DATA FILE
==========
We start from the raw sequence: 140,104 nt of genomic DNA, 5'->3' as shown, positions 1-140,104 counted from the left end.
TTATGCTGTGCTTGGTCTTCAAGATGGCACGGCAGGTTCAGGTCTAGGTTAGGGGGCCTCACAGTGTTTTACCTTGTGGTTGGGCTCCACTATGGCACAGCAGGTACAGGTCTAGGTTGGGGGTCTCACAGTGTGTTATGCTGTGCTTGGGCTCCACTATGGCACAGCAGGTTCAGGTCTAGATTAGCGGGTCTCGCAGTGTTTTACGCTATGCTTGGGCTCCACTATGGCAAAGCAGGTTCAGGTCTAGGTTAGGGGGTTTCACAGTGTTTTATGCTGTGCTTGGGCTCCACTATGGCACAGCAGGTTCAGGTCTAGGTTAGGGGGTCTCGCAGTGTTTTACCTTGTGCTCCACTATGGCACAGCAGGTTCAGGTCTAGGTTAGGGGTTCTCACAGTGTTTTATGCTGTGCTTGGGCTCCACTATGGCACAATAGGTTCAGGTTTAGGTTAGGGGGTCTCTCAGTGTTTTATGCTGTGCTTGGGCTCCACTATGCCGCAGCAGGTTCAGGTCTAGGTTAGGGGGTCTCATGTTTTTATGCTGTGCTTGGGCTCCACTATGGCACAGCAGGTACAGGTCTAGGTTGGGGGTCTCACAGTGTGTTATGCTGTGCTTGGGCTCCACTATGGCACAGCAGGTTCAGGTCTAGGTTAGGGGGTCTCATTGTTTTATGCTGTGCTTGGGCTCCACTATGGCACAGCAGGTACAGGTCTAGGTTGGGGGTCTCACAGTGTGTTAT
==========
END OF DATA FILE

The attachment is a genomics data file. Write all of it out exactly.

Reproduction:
We start from the raw sequence: 140,104 nt of genomic DNA, 5'->3' as shown, positions 1-140,104 counted from the left end.
TTATGCTGTGCTTGGTCTTCAAGATGGCACGGCAGGTTCAGGTCTAGGTTAGGGGGCCTCACAGTGTTTTACCTTGTGGTTGGGCTCCACTATGGCACAGCAGGTACAGGTCTAGGTTGGGGGTCTCACAGTGTGTTATGCTGTGCTTGGGCTCCACTATGGCACAGCAGGTTCAGGTCTAGATTAGCGGGTCTCGCAGTGTTTTACGCTATGCTTGGGCTCCACTATGGCAAAGCAGGTTCAGGTCTAGGTTAGGGGGTTTCACAGTGTTTTATGCTGTGCTTGGGCTCCACTATGGCACAGCAGGTTCAGGTCTAGGTTAGGGGGTCTCGCAGTGTTTTACCTTGTGCTCCACTATGGCACAGCAGGTTCAGGTCTAGGTTAGGGGTTCTCACAGTGTTTTATGCTGTGCTTGGGCTCCACTATGGCACAATAGGTTCAGGTTTAGGTTAGGGGGTCTCTCAGTGTTTTATGCTGTGCTTGGGCTCCACTATGCCGCAGCAGGTTCAGGTCTAGGTTAGGGGGTCTCATGTTTTTATGCTGTGCTTGGGCTCCACTATGGCACAGCAGGTACAGGTCTAGGTTGGGGGTCTCACAGTGTGTTATGCTGTGCTTGGGCTCCACTATGGCACAGCAGGTTCAGGTCTAGGTTAGGGGGTCTCATTGTTTTATGCTGTGCTTGGGCTCCACTATGGCACAGCAGGTACAGGTCTAGGTTGGGGGTCTCACAGTGTGTTAT